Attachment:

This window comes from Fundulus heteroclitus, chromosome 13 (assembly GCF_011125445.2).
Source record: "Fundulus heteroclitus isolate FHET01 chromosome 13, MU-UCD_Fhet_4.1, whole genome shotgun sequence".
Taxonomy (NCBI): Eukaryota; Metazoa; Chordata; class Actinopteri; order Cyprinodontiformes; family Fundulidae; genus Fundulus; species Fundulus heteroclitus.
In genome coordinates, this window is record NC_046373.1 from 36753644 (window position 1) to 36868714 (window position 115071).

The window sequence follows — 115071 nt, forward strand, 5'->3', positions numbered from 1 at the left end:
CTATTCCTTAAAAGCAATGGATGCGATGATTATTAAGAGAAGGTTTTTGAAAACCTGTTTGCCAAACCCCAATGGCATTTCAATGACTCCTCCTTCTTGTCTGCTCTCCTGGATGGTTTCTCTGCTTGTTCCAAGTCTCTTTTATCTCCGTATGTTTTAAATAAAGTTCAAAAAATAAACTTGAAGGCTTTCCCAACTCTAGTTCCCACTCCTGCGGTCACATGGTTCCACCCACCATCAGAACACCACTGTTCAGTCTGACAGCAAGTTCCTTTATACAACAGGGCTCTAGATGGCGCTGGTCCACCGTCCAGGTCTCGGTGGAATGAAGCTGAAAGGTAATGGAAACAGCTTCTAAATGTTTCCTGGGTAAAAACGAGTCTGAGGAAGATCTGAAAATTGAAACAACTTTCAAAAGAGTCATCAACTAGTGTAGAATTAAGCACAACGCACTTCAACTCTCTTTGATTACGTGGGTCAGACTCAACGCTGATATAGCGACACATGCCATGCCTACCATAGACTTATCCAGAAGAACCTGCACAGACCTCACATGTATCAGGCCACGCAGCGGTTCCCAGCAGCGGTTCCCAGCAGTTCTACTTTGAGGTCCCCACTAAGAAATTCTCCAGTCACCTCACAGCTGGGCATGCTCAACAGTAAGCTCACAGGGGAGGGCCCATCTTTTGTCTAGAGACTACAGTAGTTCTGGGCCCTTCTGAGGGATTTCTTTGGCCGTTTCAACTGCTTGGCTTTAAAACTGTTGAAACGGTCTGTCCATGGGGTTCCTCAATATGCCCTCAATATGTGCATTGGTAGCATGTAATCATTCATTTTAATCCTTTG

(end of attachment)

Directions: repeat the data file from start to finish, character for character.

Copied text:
This window comes from Fundulus heteroclitus, chromosome 13 (assembly GCF_011125445.2).
Source record: "Fundulus heteroclitus isolate FHET01 chromosome 13, MU-UCD_Fhet_4.1, whole genome shotgun sequence".
Taxonomy (NCBI): Eukaryota; Metazoa; Chordata; class Actinopteri; order Cyprinodontiformes; family Fundulidae; genus Fundulus; species Fundulus heteroclitus.
In genome coordinates, this window is record NC_046373.1 from 36753644 (window position 1) to 36868714 (window position 115071).

The window sequence follows — 115071 nt, forward strand, 5'->3', positions numbered from 1 at the left end:
CTATTCCTTAAAAGCAATGGATGCGATGATTATTAAGAGAAGGTTTTTGAAAACCTGTTTGCCAAACCCCAATGGCATTTCAATGACTCCTCCTTCTTGTCTGCTCTCCTGGATGGTTTCTCTGCTTGTTCCAAGTCTCTTTTATCTCCGTATGTTTTAAATAAAGTTCAAAAAATAAACTTGAAGGCTTTCCCAACTCTAGTTCCCACTCCTGCGGTCACATGGTTCCACCCACCATCAGAACACCACTGTTCAGTCTGACAGCAAGTTCCTTTATACAACAGGGCTCTAGATGGCGCTGGTCCACCGTCCAGGTCTCGGTGGAATGAAGCTGAAAGGTAATGGAAACAGCTTCTAAATGTTTCCTGGGTAAAAACGAGTCTGAGGAAGATCTGAAAATTGAAACAACTTTCAAAAGAGTCATCAACTAGTGTAGAATTAAGCACAACGCACTTCAACTCTCTTTGATTACGTGGGTCAGACTCAACGCTGATATAGCGACACATGCCATGCCTACCATAGACTTATCCAGAAGAACCTGCACAGACCTCACATGTATCAGGCCACGCAGCGGTTCCCAGCAGCGGTTCCCAGCAGTTCTACTTTGAGGTCCCCACTAAGAAATTCTCCAGTCACCTCACAGCTGGGCATGCTCAACAGTAAGCTCACAGGGGAGGGCCCATCTTTTGTCTAGAGACTACAGTAGTTCTGGGCCCTTCTGAGGGATTTCTTTGGCCGTTTCAACTGCTTGGCTTTAAAACTGTTGAAACGGTCTGTCCATGGGGTTCCTCAATATGCCCTCAATATGTGCATTGGTAGCATGTAATCATTCATTTTAATCCTTTG